Perception and Reality in Public Spaces and Retail
The Openness Challenge
It is crucial to remember perception of safety as equally important to the reality of safety. We know, for instance, crime has generally decreased for the past ten years and yet at the same time fear of crime has drastically increased. This cannot be ignored in planning responses to fear as well as actual crimes. The security official must recognize that his or her job is to impart a feeling of safety as well as to actually provide as safe an environment as possible. This requires the use of another indispensable tool not usually discussed in the security world: customer service.
A Total Master Plan is Needed
This special report as well as the roundtable, which brought together end-users and systems integrators, delves into many of these components and can help us all think more creatively and clearly about what might work. But never forget an overriding need to remember all these components require close coordination and seamless application to arrive at good security, however we define it, properly applied to the public spaces into which we invite people to enjoy themselves.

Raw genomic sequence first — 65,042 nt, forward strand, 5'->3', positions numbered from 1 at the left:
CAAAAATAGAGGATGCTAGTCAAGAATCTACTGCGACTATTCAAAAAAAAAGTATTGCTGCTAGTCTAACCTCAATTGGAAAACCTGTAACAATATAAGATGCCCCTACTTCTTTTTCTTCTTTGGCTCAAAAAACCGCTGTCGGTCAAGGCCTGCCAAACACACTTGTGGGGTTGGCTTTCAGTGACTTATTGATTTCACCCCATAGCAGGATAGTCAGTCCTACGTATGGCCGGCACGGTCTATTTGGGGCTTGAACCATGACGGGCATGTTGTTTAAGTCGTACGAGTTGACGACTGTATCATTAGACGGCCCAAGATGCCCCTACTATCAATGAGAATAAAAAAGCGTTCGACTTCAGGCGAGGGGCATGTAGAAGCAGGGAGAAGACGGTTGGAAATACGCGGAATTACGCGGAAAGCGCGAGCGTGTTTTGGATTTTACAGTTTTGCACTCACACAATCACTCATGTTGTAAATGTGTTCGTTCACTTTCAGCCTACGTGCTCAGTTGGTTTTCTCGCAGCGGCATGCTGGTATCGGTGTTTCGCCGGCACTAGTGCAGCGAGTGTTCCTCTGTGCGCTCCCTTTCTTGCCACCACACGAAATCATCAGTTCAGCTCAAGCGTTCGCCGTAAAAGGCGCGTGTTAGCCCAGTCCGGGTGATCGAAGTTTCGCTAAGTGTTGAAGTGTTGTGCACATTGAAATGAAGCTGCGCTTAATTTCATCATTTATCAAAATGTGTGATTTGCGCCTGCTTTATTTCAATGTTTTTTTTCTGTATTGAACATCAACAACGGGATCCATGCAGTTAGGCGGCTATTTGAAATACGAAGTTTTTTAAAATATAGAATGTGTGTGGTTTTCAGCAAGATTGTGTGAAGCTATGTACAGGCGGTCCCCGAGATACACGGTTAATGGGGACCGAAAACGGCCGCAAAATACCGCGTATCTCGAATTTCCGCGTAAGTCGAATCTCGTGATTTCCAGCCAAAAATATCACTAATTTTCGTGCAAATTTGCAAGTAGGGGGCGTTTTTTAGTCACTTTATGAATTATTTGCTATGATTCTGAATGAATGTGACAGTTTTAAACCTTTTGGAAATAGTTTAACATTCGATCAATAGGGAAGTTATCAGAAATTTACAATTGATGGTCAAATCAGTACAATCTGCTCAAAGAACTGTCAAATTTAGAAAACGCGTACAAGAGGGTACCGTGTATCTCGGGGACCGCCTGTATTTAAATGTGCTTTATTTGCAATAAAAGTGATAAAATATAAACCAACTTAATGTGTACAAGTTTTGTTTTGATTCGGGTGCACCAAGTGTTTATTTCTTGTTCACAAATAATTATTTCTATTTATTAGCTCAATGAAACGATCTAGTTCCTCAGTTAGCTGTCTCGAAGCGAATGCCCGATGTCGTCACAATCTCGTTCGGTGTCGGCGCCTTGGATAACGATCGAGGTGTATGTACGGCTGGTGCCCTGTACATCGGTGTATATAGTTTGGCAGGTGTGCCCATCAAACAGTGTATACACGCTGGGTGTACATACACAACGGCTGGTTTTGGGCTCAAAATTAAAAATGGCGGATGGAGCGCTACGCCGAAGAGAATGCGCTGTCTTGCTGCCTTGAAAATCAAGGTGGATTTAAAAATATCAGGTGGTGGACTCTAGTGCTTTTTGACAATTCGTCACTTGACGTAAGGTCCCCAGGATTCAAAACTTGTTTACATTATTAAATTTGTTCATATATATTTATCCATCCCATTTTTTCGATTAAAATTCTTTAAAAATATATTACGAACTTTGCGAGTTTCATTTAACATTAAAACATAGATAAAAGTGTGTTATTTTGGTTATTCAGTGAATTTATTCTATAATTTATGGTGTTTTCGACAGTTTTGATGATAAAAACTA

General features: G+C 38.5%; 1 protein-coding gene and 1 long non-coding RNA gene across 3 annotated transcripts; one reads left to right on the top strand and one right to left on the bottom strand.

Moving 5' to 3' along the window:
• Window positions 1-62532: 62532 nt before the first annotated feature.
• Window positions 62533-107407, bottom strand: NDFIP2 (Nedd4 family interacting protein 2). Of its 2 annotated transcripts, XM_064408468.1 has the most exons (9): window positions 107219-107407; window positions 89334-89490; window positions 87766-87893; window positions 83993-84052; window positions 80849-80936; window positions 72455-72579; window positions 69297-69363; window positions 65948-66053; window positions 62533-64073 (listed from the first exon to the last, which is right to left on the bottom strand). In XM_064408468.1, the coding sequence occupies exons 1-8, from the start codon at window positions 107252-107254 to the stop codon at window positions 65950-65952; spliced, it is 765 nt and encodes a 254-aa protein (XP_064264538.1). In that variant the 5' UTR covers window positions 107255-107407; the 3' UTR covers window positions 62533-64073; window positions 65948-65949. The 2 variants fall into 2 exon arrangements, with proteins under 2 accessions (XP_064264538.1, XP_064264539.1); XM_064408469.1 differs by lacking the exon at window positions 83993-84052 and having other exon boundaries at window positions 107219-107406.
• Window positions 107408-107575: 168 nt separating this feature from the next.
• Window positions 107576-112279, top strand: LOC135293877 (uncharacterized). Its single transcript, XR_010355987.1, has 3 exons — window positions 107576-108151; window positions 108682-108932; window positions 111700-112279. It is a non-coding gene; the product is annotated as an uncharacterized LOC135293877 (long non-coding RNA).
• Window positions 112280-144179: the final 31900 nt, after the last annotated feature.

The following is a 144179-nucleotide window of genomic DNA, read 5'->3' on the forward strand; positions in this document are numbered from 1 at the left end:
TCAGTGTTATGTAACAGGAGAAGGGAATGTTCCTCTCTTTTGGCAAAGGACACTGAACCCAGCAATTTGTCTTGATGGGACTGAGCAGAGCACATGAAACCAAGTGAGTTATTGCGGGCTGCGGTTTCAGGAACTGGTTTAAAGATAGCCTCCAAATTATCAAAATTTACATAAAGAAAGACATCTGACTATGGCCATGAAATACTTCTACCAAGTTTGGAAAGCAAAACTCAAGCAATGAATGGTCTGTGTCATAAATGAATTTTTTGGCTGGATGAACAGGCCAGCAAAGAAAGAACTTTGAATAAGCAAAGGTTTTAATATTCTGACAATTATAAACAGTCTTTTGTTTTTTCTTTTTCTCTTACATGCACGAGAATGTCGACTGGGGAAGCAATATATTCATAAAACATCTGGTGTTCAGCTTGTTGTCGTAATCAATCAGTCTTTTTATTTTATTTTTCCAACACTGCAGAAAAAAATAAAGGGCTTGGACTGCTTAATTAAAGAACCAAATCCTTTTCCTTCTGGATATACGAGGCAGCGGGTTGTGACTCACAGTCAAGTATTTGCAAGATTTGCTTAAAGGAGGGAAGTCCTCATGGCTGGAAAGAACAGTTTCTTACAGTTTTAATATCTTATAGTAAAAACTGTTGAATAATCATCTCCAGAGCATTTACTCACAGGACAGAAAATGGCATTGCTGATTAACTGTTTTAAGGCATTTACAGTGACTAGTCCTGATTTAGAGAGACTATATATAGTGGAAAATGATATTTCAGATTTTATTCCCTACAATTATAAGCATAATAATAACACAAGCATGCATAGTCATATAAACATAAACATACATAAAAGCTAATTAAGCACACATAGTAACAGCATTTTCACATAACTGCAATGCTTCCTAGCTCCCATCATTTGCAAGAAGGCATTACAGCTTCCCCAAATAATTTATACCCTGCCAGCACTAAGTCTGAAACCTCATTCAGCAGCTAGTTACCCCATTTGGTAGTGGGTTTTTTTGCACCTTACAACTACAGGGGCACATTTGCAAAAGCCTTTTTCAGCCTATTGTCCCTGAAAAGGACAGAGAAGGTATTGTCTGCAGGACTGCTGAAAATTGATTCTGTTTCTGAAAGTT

SIDEBAR: Additional Resources
These professional organizations cover ongoing and emerging issues of interest to people protecting retail, restaurants, public spaces, lobbies and plazas. The International Association of Chiefs of Police and the Security Industry Association also are involved.
One essential concern is workplace violence.
And these organizations are responding.
For example, as a part of its efforts to educate and protect retail customers, merchandise and employees, the National Retail Federation’s loss prevention team partnered with the International Council of Shopping Centers (ICSC) and the U.S. Department of Homeland Security (DHS) to create emergency response protocols for retailers to react, respond, and recover from active shooter incidents. While these types of incidents are infrequent, their effects are devastating.
“It is imperative that retailers, regardless of the type of store or size of the company, remain vigilant and aware of dangers,” said Joe LaRocca, NRF vice president loss prevention. “Retailers and malls should be planning for life-threatening incidents to occur at their stores, educating employees on how to handle the situation, and working with law enforcement on a consistent approach to quickly address a situation if it arises.”
The guide serves to educate companies about active shooters, which have become a serious threat in recent years. Basic guidelines for how to analyze the situation and react accordingly are outlined in a way that serves all types of retailers regardless of size.